By Adam Lashinsky and Robert Hackett
June 11, 2019

The old Milton Friedman saw about corporate social responsibility, that the only obligation of business is to use its resources to “engage in activities designed to increase profits so long as it stays within the rules of the game,” has been thoroughly discredited. It is widely believed today that enlightened businesses ought to do good for multiple stakeholders as they endeavor to do well.

Still, the businesses that best pull off this multi-faceted feat are the ones who keep focused on why their good works help the business—and not merely from the positive sheen of giving away money.

Microsoft, for example, decided to invest nearly $500 million from its own balance sheet to boost affordable housing in its home region. As Brad Smith explained to an audience Monday evening at Fortune’s CEO Initiative annual meeting in lower Manhattan, the tech giant favored investments rather than grants for being more effective. Its efforts, while well-meaning, also are literally self-serving: Microsoft understands that the many non-Microsoft members of the community who serve its employees need to find a reasonably priced place to live. Achieving housing affordability is a win-win.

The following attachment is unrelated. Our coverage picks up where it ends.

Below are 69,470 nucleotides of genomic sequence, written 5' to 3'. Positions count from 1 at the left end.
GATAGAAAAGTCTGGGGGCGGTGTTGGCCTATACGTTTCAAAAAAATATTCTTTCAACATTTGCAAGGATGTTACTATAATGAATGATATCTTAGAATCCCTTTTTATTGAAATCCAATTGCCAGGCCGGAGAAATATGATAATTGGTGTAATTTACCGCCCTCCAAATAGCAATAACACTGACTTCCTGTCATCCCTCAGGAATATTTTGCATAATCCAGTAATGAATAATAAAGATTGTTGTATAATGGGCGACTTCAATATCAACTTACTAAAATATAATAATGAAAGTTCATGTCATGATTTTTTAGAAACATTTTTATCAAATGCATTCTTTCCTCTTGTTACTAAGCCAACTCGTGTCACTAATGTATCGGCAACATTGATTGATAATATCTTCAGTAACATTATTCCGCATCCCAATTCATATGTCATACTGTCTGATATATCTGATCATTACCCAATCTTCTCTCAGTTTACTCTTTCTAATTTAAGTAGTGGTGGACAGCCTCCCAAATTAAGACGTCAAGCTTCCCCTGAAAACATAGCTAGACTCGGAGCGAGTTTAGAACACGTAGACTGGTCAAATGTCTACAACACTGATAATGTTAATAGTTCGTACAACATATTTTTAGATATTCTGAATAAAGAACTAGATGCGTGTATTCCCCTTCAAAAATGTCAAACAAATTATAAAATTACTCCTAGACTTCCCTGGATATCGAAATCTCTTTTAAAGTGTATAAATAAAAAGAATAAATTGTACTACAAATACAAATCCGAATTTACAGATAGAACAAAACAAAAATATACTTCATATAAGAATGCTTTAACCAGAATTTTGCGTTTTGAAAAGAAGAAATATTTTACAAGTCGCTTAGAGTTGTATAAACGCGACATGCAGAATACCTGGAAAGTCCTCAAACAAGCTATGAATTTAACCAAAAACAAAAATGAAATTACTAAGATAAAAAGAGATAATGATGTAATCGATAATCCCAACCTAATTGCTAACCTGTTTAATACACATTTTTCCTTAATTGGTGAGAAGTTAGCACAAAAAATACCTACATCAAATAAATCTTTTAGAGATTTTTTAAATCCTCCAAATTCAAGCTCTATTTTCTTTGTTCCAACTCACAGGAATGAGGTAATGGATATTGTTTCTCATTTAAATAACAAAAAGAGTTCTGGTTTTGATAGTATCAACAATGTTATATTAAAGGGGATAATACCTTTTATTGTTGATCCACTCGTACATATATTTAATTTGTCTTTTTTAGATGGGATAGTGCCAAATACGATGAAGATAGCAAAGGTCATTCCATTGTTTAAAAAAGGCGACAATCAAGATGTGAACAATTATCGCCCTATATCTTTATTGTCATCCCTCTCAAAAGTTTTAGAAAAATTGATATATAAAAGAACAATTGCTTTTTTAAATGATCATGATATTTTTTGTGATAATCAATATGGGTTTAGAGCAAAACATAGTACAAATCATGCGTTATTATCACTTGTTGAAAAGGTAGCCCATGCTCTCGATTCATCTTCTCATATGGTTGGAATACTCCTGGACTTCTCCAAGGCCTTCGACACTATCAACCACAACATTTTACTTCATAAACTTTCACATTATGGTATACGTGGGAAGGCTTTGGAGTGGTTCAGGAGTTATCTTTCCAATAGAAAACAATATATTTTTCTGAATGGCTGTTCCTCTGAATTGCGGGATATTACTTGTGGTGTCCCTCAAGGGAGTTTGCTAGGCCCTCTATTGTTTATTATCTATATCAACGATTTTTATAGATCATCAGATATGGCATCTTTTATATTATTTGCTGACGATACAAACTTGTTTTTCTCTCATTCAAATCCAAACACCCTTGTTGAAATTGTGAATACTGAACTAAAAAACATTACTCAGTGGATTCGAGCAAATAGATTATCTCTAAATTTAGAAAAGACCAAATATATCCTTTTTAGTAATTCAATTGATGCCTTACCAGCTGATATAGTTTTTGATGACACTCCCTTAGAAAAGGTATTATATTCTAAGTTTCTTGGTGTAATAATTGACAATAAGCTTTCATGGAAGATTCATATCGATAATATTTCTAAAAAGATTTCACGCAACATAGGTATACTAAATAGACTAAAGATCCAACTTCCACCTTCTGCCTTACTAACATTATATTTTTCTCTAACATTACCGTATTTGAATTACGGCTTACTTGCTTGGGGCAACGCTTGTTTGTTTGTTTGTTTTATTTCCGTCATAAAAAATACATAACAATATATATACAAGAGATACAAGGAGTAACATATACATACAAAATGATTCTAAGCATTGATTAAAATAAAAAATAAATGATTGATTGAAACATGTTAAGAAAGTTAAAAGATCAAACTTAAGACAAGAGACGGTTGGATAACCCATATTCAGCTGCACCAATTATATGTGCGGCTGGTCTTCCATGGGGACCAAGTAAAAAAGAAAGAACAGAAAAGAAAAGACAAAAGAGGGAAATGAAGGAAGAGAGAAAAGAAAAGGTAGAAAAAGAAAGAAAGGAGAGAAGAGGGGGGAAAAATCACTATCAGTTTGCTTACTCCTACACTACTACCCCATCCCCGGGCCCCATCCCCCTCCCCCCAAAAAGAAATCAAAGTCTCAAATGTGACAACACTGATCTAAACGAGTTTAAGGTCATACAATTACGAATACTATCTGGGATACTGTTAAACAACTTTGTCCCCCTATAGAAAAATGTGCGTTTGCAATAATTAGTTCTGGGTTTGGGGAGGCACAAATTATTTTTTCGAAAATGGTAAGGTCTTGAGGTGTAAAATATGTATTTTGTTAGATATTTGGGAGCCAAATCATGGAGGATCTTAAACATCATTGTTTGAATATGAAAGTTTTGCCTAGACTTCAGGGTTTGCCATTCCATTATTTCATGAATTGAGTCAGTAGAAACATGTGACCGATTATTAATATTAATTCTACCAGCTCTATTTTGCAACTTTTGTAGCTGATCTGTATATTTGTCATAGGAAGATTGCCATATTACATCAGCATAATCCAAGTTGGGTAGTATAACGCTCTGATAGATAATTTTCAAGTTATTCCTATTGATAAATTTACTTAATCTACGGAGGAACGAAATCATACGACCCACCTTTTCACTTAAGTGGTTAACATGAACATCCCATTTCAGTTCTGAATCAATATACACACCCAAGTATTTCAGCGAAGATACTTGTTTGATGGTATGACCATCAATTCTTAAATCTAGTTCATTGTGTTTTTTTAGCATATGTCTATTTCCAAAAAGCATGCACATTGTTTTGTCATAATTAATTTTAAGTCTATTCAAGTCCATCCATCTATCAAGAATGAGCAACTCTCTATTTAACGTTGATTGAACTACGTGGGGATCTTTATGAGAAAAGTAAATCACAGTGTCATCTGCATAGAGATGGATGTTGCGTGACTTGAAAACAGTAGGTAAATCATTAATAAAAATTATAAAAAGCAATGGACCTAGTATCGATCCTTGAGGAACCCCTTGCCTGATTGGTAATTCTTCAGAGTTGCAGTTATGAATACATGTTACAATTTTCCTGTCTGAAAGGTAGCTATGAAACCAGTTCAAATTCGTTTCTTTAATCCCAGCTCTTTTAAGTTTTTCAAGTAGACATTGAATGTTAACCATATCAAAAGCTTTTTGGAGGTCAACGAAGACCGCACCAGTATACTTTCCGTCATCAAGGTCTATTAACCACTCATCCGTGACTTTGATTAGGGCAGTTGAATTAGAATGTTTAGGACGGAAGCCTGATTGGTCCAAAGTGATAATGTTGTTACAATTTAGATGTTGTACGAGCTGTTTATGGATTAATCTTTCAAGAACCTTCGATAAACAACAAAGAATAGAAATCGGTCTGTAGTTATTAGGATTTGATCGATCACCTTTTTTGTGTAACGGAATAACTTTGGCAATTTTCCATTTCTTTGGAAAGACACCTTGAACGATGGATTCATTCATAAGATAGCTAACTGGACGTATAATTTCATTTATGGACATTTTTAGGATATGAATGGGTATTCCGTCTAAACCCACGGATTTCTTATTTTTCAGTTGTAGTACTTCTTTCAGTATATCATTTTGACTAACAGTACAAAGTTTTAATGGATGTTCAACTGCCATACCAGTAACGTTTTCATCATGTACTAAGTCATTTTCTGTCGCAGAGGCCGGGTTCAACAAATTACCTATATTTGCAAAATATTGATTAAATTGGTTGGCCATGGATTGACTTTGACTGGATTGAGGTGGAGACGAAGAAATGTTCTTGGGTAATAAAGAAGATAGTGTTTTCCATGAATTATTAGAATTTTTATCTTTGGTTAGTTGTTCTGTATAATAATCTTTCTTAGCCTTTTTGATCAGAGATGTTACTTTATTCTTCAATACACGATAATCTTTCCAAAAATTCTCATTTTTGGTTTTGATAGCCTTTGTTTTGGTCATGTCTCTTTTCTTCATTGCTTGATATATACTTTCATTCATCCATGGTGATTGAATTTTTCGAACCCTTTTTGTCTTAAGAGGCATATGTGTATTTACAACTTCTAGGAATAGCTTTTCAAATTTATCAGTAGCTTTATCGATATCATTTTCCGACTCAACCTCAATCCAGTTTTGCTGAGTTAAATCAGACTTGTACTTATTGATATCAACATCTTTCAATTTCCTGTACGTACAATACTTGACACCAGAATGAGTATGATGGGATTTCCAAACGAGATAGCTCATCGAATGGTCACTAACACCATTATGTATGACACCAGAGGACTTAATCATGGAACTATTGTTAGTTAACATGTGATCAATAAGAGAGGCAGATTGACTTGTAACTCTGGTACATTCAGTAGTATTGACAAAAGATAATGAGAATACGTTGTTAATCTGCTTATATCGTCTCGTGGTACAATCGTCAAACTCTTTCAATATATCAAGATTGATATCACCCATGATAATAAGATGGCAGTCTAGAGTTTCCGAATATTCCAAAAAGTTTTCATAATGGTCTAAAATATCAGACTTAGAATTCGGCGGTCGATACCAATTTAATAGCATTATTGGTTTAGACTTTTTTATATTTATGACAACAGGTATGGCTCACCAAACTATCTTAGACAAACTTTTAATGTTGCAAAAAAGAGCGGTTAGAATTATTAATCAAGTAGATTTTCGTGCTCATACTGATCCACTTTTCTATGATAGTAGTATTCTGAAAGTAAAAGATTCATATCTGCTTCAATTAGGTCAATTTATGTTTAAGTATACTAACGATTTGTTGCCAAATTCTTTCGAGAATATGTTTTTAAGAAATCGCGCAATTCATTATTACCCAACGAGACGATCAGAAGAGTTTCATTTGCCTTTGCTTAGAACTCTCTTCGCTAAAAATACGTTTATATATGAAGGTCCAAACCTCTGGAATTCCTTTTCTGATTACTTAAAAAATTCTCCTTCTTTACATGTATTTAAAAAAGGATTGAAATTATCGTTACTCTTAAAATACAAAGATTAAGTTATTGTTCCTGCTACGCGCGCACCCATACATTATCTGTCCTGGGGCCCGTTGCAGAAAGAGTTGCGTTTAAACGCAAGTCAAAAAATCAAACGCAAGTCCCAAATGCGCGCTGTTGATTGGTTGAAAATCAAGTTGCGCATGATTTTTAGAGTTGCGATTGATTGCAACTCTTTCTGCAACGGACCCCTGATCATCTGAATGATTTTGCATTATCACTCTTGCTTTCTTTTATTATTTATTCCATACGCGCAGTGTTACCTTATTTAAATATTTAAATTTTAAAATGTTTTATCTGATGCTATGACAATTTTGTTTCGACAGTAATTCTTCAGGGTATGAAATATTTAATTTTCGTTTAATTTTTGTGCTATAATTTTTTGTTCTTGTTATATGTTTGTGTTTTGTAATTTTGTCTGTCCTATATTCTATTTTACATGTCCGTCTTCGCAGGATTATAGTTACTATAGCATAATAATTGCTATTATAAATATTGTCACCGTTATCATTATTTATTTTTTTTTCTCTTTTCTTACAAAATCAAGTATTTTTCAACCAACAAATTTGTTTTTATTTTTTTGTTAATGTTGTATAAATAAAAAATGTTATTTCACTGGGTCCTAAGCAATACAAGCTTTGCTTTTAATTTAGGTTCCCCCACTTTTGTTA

Smith also explained why Microsoft supported higher taxes on businesses in Washington state to fund post-secondary education. It lobbied successfully for legislation that generally raised taxes on businesses, but raised them the most for the two most valuable companies in the state, Microsoft and Amazon. (He implied that Amazon needed some convincing but ultimately supported the measure enthusiastically.)

Microsoft is taking a thoughtful approach to artificial intelligence and facial recognition too. Smith says it persuaded the state of California not to pursue a contract that would result in biased results and that Microsoft turned down a commercial opportunity with an unnamed “authoritarian regime.”

It’s an amusing turnabout that a company no one would have considered a warm and cuddly corporate citizen 20 years ago—Smith didn’t dispute my somewhat differently worded assertion to this effect—has become such a thoughtful civic and global policy leader.

Microsoft makes a lot of money too.

Adam Lashinsky


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